Today, on the 32nd Anniversary of the Americans with Disabilities Act (ADA), we celebrate the inclusion and access promoted by this landmark civil rig
Today, on the 32nd Anniversary of the Americans with Disabilities Act (ADA), we celebrate the inclusion and access promoted by this landmark civil rights law for disabled Americans. Grounded in four core outcomes of full participation, equal opportunity, independent living, and economic self-sufficiency, the ADA prohibits discrimination on the basis of disability in public accommodations, employment, transportation, and community living and provides recourse for people with disabilities who faced discrimination. The nation has made significant progress since the law was signed, but there is more work to do to live up to the promise of the ADA.
Today, President Biden signed a proclamation marking the 32nd anniversary of the Americans with Disabilities Act and Vice President Harris is meeting with advocates from the disability community. Vice President Harris and advocates will discuss reproductive rights and the impact the overturning of Roe v. Wade will have on people with disabilities.
Over the past year the Biden-Harris Administration has taken additional steps to build on our record of advancing equity for Americans with disabilities.
Expanding Competitive Integrated Employment Opportunities
- People with disabilities experience higher rates of unemployment, they receive only a fraction of the minimum wage or market salary for performing the same work, and many are segregated away from traditional work. This month the Departments of Education, Labor, Health and Human Services, and the Social Security Administration will issue a joint memorandum identifying all available resources to help state and local government agencies, employers, and non-profit organizations make it easier for individuals with disabilities to successfully obtain and engage in competitive integrated employment. The guidance will encourage these entities to, where possible, mix and match resources such as funding sources, staff supports, and equipment from different agencies.
Ensuring Access to Educational Programs and Supportive Services
- The American Rescue Plan (ARP) provided more than $3 billion to fund the Department of Education’s Individuals with Disabilities Education Act (IDEA) formula grants so that all 50 states, Tribes, and territories could help more children with disabilities recover from the pandemic and succeed in the classroom. In addition, through the FY22 Omnibus, President Biden secured an additional $14.5 billion to support the education of students with disabilities, including $13.3 billion for Part B grants to states to support school-aged children with disabilities and $905 million for grants to support early childhood intervention services.
- Expanded school-based health services. Funding from the ARP is increasing student access to school-based health services, including mental health services. To date, the number of school social workers has increased by 53% and the number of counselors by 18% since the years before the pandemic. In addition, to ensure young people with disabilities, including those with developmental delays, receive the supportive services they need, the Departments of Education and Health and Human Services issued joint recommendations in June 2022 for improving collaboration and coordination between education and public health officials to meet the socio-emotional development and mental health needs of young children, as well as the needs of their families, from the prenatal period through age 5.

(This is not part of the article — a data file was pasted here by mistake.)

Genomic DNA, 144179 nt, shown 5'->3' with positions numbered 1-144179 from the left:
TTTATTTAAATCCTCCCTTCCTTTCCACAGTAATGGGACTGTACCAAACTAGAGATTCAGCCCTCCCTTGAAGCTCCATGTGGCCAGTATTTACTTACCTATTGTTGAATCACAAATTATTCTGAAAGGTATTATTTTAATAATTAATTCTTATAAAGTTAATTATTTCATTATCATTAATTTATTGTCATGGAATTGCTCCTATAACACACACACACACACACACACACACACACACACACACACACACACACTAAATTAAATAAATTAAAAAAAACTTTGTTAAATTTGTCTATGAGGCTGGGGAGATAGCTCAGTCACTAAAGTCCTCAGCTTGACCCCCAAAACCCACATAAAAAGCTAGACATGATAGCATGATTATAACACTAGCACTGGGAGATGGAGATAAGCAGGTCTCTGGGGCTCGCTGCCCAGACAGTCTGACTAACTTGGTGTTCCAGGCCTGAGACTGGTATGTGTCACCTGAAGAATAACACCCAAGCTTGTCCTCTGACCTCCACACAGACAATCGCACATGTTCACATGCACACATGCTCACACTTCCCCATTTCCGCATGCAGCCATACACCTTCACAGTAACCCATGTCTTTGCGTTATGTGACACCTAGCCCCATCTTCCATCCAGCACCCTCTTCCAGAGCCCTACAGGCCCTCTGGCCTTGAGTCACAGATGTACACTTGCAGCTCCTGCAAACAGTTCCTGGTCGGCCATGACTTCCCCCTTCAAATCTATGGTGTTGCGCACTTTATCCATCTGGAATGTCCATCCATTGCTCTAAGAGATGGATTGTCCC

- Helped schools fulfill their responsibility to meet the needs of students with disabilities. The Department of Education released two guidance documents and a resource guide on how to avoid discriminatory school discipline on students with disabilities.
Securing Access to High-Quality, Affordable Health Care
- Increased Medicaid Home and Community-Based Services Funding. To ensure people with disabilities receive the care they need, President Biden’s ARP temporarily increased Medicaid funding for home and community-based services (HCBS). Every state elected to participate in this program and has submitted a detailed plan for how they will use these funds. The administration estimates that this change will ultimately result in $25 billion in increased funding, allowing states to develop innovative ways to address existing HCBS workforce and structural issues, expand the capacity of critical services, and begin to meet the needs of people with disabilities, family caregivers, and providers. In June 2022, the Department of Health and Human Services notified states that they now have an additional year — through March 31, 2025 — to use funding made available by the ARP.
- Strengthening the Home Care Workforce. One in eight Medicaid enrollees (or about 11 million Americans) is an individual with disabilities. In order to live independently, many people with disabilities require home care. During the pandemic, 38 states reported that at least one Medicaid home care provider permanently closed during the pandemic, hindering people with disabilities from accessing services they need to live independently. This fall, HHS, in collaboration with the Department of Labor, will launch a technical assistance center to help states and communities leverage existing federal funding opportunities to increase the number of home care workers.
- Combatting Long COVID. In April 2022, the President issued a Memorandum directing the Secretary of Health and Human Services to coordinate a new whole-of-government approach to prevent, detect, and treat Long COVID. HHS will produce two reports as a result: one that provides the first-ever interagency national research action plan on Long COVID; and a second that outlines services and supports across federal agencies to assist people experiencing Long COVID, individuals who are dealing with a COVID-related loss, and people who are experiencing mental health and substance use issues related to the pandemic.
Expanding Access to Affordable Housing, Transportation, and Broadband